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How to Talk to Your Child About Autism: Helping Typical Children Understand

Updated on October 5, 2017
DMChristiansen profile image

Activist, speaker and author of several books including Planet A: a Mother's Memoir of Autism Spectrum Disorder.

ASD children need a friend to understand what makes them different.
ASD children need a friend to understand what makes them different.

Different Not Less

When my son was diagnosed with autism in second grade, I quickly made it my mission to help those around us understand him. Though I had friends who were open to receiving information, more often than not, I would ultimately hit a wall. My life was full of IEPs and therapy and the quest for more and more information. Autism consumed me and when others didn’t seem to care, I found myself frustrated and feeling alone. That’s how many parents of ASD kids feel and it’s unfortunate. As the years went by, I came to realize that not everyone would care about the things that were important to me. Not everyone would want to know about autism, and that’s okay to a point. After all, how much do I really know about other neurological differences? Still, I spent fifteen years, at the very least, trying to educate my son’s friends. And those close to him got it. But as my son entered high school, there was a whole new batch of misinformed students surrounding him, and it led to some bullying. I reached out to the school’s Facebook page, asking all parents to please educate their children about autism. The response I got was the same: I would, but I don’t know what to say. Here are the top four things that parents can teach their typical children about autism spectrum.

Autism in a Nutshell: The diagnosis of autism is achieved through meeting four basic requirements. These are: communication impairment, problems with social issues, repetitive behaviors, and restricted interests. Children with autism spectrum have difficulty communicating on a social level. This means that they may only talk about themselves or their interests. It’s difficult for them to change subjects, or recognize facial expressions to know if a peer is frustrated with them. They may laugh at things that aren’t funny or make jokes at serious times. It is hard for them to understand the social game at all and, when they try, it makes them anxious. ASD children may also have repetitive behavior such as repeating the same phrase over and over again or needing to line up objects.

Black and White: Many children on the spectrum think in black and white. What this means is that if someone is lying, more than likely, an ASD child will call them out. They see very little gray in life. My son becomes very upset at things that he sees as unjust. This can be on topics from friends who he thinks are being deceptive to a peer receiving special privileges in the classroom. Because of this type of thinking, compromise is difficult and losing a game is even harder. For an ASD child there is no pleasure in the gray. They cannot always see how happy a friend might be to win at something if it means they lost. Black and white thinking does not leave much space for empathy.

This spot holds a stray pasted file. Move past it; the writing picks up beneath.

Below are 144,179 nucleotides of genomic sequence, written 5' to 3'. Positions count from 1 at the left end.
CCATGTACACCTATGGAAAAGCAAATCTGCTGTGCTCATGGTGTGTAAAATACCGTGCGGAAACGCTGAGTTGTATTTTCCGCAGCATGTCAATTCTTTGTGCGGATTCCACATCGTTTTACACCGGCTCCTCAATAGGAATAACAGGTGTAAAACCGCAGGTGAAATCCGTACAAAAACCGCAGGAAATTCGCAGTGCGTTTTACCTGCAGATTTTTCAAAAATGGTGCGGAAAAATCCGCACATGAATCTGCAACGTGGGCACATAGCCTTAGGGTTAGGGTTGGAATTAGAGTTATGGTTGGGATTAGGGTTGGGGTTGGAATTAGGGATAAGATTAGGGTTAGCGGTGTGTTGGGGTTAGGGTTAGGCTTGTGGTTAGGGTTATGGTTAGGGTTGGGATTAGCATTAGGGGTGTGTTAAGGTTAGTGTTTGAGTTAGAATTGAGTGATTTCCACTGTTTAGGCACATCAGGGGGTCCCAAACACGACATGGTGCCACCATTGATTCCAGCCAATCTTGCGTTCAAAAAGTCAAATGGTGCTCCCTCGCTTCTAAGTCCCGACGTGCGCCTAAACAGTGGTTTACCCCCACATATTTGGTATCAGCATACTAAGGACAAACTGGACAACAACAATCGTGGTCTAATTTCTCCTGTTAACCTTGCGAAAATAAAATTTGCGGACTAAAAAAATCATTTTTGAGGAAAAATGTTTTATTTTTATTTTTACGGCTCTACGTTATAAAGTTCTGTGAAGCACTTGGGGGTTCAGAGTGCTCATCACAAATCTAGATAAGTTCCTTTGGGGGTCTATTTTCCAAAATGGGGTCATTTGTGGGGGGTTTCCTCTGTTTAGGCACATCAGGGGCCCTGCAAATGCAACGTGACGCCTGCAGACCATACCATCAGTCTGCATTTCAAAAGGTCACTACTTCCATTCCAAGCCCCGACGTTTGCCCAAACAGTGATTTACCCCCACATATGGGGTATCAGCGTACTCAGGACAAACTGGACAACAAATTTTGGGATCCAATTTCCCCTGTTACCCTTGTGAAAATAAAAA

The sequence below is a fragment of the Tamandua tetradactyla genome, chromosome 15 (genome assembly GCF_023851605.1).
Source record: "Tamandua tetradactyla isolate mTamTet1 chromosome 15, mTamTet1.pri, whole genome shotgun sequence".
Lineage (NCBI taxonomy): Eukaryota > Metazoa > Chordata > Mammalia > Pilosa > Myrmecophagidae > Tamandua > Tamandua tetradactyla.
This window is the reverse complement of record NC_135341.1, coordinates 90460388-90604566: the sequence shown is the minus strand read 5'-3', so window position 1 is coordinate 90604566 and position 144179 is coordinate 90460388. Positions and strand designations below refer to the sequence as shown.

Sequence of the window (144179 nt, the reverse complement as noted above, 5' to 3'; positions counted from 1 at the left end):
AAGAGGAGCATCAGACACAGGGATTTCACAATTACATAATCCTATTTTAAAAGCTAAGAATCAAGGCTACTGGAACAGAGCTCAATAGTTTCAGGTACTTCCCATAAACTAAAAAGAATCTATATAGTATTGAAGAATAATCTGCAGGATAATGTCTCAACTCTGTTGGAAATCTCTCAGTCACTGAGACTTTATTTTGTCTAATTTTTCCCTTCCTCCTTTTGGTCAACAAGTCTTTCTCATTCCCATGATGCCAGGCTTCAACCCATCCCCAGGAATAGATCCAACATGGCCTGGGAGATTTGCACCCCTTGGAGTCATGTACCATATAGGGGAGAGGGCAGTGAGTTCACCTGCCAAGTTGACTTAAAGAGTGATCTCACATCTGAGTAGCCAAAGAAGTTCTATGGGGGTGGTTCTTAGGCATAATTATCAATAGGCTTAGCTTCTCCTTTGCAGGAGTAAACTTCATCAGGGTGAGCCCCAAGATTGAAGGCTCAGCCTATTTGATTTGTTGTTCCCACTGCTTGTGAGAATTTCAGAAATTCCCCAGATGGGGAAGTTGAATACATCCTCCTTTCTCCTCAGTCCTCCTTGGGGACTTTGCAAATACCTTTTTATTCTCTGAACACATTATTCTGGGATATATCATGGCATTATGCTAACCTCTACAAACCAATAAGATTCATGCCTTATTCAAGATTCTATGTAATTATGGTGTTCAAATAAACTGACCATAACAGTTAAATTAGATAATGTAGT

Why My Son is Rolling Around on the Floor: The brain of an ASD child works differently. When my son became embarrassed in social settings, he would drop to the floor and begin to roll around. He just didn’t know how to express how he felt and that was his outlet. Many children on the spectrum might have other nonconventional ways to express what they are feeling. They are not trying to scare other children or even trying to get attention. They simply can’t control how they are feeling in that moment and need an outlet. Believe me, the last thing that most spectrum kids are trying to do is to get attention. They get plenty of that every day just going to the store. My son’s brain does not give him the cues he needs to assimilate like typical kids.

How to be a Good Friend: The best way for a typical child to be a friend to a child on the spectrum is to, well, just be a friend. Don’t judge and try to help others understand what some of the behaviors might mean. I always love it when my son’s friends help him model appropriate behaviors like gently changing topics or helping him understand how others are feeling in the moment. Help your child to understand that each of us has our own unique differences and that, without those, the world would be a boring place. Also, point out the positives of all friendships. My son may be difficult to understand but he has a great sense of humor and can teach a friend a joke or two.

As my son gets older, I realize the importance of inclusions. As parents, we should encourage our children to be kind to everyone, teaching them not to judge but to appreciate all peers for what they contribute to the group. Also teach empathy and the ability to put yourself in someone else’s shoes. I don’t expect everyone to climb onboard my train, but I do expect them to at least meet me at the station.


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Diagnostic Criteria DSM-5
Diagnostic Criteria DSM-5
Diagnostic Criteria DSM-5


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